Environment Magazine

Free Resources for Learning (and Getting Better With) R

Posted on the 15 November 2021 by Bradshaw @conservbytes

While I’m currently in Github mode (see previous post), I thought I’d share a list of resources I started putting together for learning and upskilling in the R programming language.

Free resources for learning (and getting better with) R

If you don’t know what R is, this probably won’t be of much use to you. But if you are a novice user, want to improve your skills, or just have access to a kick-arse list of cheatsheets, then this Github repository should be useful.

I started putting this list together for members of the Australian Research Council Centre of Excellence for Australian Biodiversity and Heritage, but I see no reason why it should be limited to that particular group of people.

I don’t claim that this list is exhaustive, nor do I vouch for the quality of any of the listed resources. Some of them are deprecated and fairly old too, so be warned.

The first section includes online resources such as short courses, reference guides, analysis demos, tips for more-efficient programming, better plotting guidelines, as well as some R-related mini-universes like markdown, ggplot, Shiny, and tidyverse.

The section following is a list of popular online communities, list-servers, and blogs that help R users track down advice for solving niggly coding and statistical problems.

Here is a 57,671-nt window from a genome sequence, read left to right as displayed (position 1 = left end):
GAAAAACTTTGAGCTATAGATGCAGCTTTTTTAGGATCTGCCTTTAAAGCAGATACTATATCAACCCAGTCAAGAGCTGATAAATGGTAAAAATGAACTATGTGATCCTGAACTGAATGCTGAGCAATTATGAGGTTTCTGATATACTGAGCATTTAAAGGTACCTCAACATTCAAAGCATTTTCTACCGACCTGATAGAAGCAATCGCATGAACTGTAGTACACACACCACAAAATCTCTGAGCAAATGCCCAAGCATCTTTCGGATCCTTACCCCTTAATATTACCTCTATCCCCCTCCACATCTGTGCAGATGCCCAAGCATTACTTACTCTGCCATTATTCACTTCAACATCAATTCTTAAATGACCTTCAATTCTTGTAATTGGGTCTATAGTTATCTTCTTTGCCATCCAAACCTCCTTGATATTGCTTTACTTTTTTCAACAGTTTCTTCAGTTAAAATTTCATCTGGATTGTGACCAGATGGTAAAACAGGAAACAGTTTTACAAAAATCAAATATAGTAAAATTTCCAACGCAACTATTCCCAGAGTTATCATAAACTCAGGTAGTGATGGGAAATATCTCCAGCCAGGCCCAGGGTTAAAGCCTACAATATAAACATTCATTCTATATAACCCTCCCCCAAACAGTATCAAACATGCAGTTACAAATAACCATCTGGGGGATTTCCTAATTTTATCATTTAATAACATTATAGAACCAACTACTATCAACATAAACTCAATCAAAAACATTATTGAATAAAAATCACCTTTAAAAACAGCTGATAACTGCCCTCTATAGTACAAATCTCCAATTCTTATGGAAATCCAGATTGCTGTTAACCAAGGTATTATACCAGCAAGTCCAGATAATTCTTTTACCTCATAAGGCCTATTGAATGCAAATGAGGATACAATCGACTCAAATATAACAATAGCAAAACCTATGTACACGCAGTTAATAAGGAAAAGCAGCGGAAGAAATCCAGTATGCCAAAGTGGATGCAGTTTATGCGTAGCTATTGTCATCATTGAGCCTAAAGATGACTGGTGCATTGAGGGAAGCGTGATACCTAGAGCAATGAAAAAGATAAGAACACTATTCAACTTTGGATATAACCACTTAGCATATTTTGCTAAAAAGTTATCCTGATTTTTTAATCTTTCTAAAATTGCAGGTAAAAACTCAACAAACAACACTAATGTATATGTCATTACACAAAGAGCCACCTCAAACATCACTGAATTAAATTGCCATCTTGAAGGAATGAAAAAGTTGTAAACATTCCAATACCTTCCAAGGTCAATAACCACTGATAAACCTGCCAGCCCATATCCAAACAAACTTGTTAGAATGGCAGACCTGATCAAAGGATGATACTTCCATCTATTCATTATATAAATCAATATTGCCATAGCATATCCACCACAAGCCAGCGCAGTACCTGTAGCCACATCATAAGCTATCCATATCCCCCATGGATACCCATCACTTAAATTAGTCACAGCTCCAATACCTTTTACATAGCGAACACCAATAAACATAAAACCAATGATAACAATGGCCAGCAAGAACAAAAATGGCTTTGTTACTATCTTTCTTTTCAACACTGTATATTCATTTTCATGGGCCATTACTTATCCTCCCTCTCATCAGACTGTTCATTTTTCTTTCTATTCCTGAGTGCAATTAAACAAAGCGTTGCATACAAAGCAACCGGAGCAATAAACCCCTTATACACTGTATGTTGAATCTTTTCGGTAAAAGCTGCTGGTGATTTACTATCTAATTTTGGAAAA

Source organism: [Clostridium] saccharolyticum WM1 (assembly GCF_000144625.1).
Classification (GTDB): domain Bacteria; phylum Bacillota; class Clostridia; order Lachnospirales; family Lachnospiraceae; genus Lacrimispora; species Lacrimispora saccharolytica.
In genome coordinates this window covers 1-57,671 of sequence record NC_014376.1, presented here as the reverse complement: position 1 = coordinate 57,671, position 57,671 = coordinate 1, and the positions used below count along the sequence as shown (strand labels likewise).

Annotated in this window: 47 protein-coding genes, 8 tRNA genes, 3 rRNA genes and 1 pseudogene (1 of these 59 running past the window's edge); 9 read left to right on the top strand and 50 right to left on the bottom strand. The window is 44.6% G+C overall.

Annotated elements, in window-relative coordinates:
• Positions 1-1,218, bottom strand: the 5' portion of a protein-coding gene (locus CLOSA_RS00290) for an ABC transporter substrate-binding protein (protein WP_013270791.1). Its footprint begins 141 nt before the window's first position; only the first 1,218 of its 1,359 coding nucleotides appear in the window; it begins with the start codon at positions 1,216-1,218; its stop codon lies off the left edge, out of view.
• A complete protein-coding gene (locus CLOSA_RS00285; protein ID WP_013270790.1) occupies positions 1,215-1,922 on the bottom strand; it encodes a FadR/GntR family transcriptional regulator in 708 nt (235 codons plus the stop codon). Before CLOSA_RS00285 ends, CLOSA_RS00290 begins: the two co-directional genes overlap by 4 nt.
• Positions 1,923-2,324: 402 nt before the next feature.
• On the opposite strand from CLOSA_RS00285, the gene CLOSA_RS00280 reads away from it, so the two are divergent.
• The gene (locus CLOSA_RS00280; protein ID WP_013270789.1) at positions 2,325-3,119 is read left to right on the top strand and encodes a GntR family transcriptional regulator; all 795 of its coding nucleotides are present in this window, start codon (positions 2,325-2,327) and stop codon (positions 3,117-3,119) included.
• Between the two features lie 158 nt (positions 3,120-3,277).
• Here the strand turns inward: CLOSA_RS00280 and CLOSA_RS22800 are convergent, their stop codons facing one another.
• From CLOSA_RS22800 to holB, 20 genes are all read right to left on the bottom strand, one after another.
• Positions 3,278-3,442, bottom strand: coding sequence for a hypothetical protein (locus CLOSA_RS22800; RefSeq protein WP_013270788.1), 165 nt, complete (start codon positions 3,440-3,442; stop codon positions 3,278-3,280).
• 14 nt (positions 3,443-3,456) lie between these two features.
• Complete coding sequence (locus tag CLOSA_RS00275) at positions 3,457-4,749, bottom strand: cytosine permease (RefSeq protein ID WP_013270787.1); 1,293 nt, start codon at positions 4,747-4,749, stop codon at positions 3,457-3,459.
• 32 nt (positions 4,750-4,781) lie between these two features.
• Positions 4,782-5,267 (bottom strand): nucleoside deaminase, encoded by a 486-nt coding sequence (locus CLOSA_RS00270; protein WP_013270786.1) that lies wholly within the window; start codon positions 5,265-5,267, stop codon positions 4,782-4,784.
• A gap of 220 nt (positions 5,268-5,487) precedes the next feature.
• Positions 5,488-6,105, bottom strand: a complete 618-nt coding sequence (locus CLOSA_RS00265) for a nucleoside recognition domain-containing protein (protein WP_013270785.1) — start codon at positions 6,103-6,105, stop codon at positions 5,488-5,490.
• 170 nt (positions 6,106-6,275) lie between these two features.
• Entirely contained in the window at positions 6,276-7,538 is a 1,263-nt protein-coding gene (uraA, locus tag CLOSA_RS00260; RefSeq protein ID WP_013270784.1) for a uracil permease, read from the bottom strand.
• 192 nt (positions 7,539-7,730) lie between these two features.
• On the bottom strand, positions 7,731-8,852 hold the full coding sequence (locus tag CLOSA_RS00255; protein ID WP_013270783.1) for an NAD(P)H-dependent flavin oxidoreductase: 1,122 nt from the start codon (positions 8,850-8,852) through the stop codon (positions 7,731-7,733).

The next section is a whopping-great archive of R cheatsheets, covering everything from the basics, plotting, cartography, databasing, applications, time series analysis, machine learning, time & date, building packages, parallel computing, resampling methods, markdown, and more.

Following this is a folder holding a few free books in PDF format, including Introductory Statistics with R and A Beginner’s Guide to R.

The last section is a whole raft of (mostly deprecated) contributed documentation for various R applications. This is a legacy list still present on the Comprehensive R Archive Network (CRAN), but as I warned above, a lot of is probably out-of-date now. There could still be a little gold left therein though, so keep it handy nonetheless.

I’d be happy to hear if you have other R-related instructional material that we could include in this repository. I’ve also started compiling an equivalent repository for Python, but this is still very much a work in progress.

I hope you find the resource useful.

CJA Bradshaw

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